Birding in Central Maryland: The Right Bird Seed can make a Big Difference


“Cheap” bird seed is anything but cheap. In fact, it is actually one of the more expensive ways to stock your bird feeder. Why? Well, these cheaper seed mixes tend to have a lot of filler, such as cracked corn, milo, and wheat. These are low on the desirability list of most birds. So, these birds simply “kick out” the undesirable filler to reach the more flavorful seeds, like black oil sunflower.

In the long run, you will end up spending more money on “cheap” bird seed. The more cost-effective way to stock your bird feeder is to purchase a seed mix that only includes desirable seeds. This way, birds that visit your feeder will not “kick out” any seed. There will be no waste and the bird will more than likely eat the seed right there or in a nearby tree.

Cost Comparison: A single bag of Birds Gone Wild, which retails for $24.99 at Ace Hardware and Hearth, will last as long as four economy mixes at $8.99 per bag ($35.96 total).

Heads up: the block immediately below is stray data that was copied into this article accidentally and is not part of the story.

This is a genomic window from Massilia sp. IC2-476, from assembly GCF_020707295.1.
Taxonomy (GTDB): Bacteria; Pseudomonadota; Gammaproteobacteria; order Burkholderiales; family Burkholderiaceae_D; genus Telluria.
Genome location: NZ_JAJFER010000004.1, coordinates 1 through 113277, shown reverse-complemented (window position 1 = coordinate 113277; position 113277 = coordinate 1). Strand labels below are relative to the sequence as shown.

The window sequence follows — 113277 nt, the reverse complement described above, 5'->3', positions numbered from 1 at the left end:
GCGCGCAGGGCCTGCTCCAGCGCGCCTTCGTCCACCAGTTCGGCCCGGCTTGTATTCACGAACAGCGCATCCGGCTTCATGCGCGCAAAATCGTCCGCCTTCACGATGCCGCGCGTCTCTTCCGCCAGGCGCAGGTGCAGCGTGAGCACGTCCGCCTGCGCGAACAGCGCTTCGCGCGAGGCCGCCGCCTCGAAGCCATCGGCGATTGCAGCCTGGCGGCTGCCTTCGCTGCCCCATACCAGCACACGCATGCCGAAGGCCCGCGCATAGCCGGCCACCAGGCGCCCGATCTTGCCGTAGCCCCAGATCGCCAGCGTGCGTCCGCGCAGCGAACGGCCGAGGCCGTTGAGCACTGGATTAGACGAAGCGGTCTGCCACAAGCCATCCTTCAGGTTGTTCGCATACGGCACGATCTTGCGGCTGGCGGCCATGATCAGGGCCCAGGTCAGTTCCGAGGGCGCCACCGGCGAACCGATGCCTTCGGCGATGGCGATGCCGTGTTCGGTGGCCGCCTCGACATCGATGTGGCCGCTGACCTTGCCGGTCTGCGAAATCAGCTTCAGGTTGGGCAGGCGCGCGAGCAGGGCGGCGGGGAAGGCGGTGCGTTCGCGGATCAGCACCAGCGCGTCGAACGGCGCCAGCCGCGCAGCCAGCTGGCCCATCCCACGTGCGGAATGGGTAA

Ace Hardware and Hearth: The only place in Maryland to get these Edible Seed Blends specially formulated to attract Desirable Birds.

At Ace, we have Bird Food for Maryland birds! Whether it’s cake or plug suet to attract wood peckers and clinging birds, nuts and seed feed to attract titmouse, chickadees and nuthatches or thistle to attract finches, we have it all at Ace. Our most popular seed blends are Birds Gone Wild, Woodpecker Wowie, Cardinal Candy, Clingers Charms, Nut & Berry Buddies and Patio Low Millet. These blends are designed to attract and keep birds in view longer.

More birds…less waste… less money

Ace’s unique and extensive birder sections in our Pasadena and Edgewater stores have the bird food to fit any bird feeder.

One more Birding Tip: A heated bird bath allows birds to wash oils from their feathers so they can better fluff them, providing more insulation for their bodies. Heated bard baths also attract a wide variety of birds, such as Eastern Bluebirds, catbirds, mockingbirds and robins, throughout the winter months.

If you have any further questions about Birding and Bird Food, please visit today! You can also follow us on Facebook, Twitter, Google+, Pinterest, and LinkedIn.

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